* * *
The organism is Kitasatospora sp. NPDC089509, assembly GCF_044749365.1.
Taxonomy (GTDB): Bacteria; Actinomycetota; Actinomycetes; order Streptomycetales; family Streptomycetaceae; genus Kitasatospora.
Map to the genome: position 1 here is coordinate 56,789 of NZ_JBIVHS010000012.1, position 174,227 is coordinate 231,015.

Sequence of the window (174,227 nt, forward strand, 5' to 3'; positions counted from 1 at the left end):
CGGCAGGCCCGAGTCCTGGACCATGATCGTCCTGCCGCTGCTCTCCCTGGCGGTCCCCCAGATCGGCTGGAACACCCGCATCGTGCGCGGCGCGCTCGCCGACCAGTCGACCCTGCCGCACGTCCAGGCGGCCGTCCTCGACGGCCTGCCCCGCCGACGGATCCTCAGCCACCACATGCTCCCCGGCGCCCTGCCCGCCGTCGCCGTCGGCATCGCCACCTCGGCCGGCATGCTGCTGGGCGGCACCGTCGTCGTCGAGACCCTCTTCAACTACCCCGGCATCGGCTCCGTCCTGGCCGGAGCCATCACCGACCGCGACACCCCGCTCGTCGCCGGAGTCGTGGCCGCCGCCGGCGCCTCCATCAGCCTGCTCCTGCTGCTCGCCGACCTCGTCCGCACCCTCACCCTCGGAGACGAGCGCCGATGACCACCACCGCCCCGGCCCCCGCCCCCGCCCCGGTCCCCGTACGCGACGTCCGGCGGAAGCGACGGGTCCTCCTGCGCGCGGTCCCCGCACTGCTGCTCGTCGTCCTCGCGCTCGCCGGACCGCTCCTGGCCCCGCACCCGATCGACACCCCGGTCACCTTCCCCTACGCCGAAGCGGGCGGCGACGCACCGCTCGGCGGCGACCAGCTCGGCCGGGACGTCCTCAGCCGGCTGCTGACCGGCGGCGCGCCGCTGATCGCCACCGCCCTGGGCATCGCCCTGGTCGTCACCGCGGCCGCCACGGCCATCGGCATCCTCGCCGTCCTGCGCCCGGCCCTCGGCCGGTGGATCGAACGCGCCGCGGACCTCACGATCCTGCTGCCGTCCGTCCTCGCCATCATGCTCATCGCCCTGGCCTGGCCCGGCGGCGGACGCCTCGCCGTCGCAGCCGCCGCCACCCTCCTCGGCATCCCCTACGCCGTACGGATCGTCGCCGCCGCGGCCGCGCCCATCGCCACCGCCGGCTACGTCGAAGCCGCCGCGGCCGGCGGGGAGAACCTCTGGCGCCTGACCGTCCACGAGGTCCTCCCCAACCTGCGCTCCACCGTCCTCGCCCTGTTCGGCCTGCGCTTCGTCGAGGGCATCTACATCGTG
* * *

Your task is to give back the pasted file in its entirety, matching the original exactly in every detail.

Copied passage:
The organism is Kitasatospora sp. NPDC089509, assembly GCF_044749365.1.
Taxonomy (GTDB): Bacteria; Actinomycetota; Actinomycetes; order Streptomycetales; family Streptomycetaceae; genus Kitasatospora.
Map to the genome: position 1 here is coordinate 56,789 of NZ_JBIVHS010000012.1, position 174,227 is coordinate 231,015.

Sequence of the window (174,227 nt, forward strand, 5' to 3'; positions counted from 1 at the left end):
CGGCAGGCCCGAGTCCTGGACCATGATCGTCCTGCCGCTGCTCTCCCTGGCGGTCCCCCAGATCGGCTGGAACACCCGCATCGTGCGCGGCGCGCTCGCCGACCAGTCGACCCTGCCGCACGTCCAGGCGGCCGTCCTCGACGGCCTGCCCCGCCGACGGATCCTCAGCCACCACATGCTCCCCGGCGCCCTGCCCGCCGTCGCCGTCGGCATCGCCACCTCGGCCGGCATGCTGCTGGGCGGCACCGTCGTCGTCGAGACCCTCTTCAACTACCCCGGCATCGGCTCCGTCCTGGCCGGAGCCATCACCGACCGCGACACCCCGCTCGTCGCCGGAGTCGTGGCCGCCGCCGGCGCCTCCATCAGCCTGCTCCTGCTGCTCGCCGACCTCGTCCGCACCCTCACCCTCGGAGACGAGCGCCGATGACCACCACCGCCCCGGCCCCCGCCCCCGCCCCGGTCCCCGTACGCGACGTCCGGCGGAAGCGACGGGTCCTCCTGCGCGCGGTCCCCGCACTGCTGCTCGTCGTCCTCGCGCTCGCCGGACCGCTCCTGGCCCCGCACCCGATCGACACCCCGGTCACCTTCCCCTACGCCGAAGCGGGCGGCGACGCACCGCTCGGCGGCGACCAGCTCGGCCGGGACGTCCTCAGCCGGCTGCTGACCGGCGGCGCGCCGCTGATCGCCACCGCCCTGGGCATCGCCCTGGTCGTCACCGCGGCCGCCACGGCCATCGGCATCCTCGCCGTCCTGCGCCCGGCCCTCGGCCGGTGGATCGAACGCGCCGCGGACCTCACGATCCTGCTGCCGTCCGTCCTCGCCATCATGCTCATCGCCCTGGCCTGGCCCGGCGGCGGACGCCTCGCCGTCGCAGCCGCCGCCACCCTCCTCGGCATCCCCTACGCCGTACGGATCGTCGCCGCCGCGGCCGCGCCCATCGCCACCGCCGGCTACGTCGAAGCCGCCGCGGCCGGCGGGGAGAACCTCTGGCGCCTGACCGTCCACGAGGTCCTCCCCAACCTGCGCTCCACCGTCCTCGCCCTGTTCGGCCTGCGCTTCGTCGAGGGCATCTACATCGTG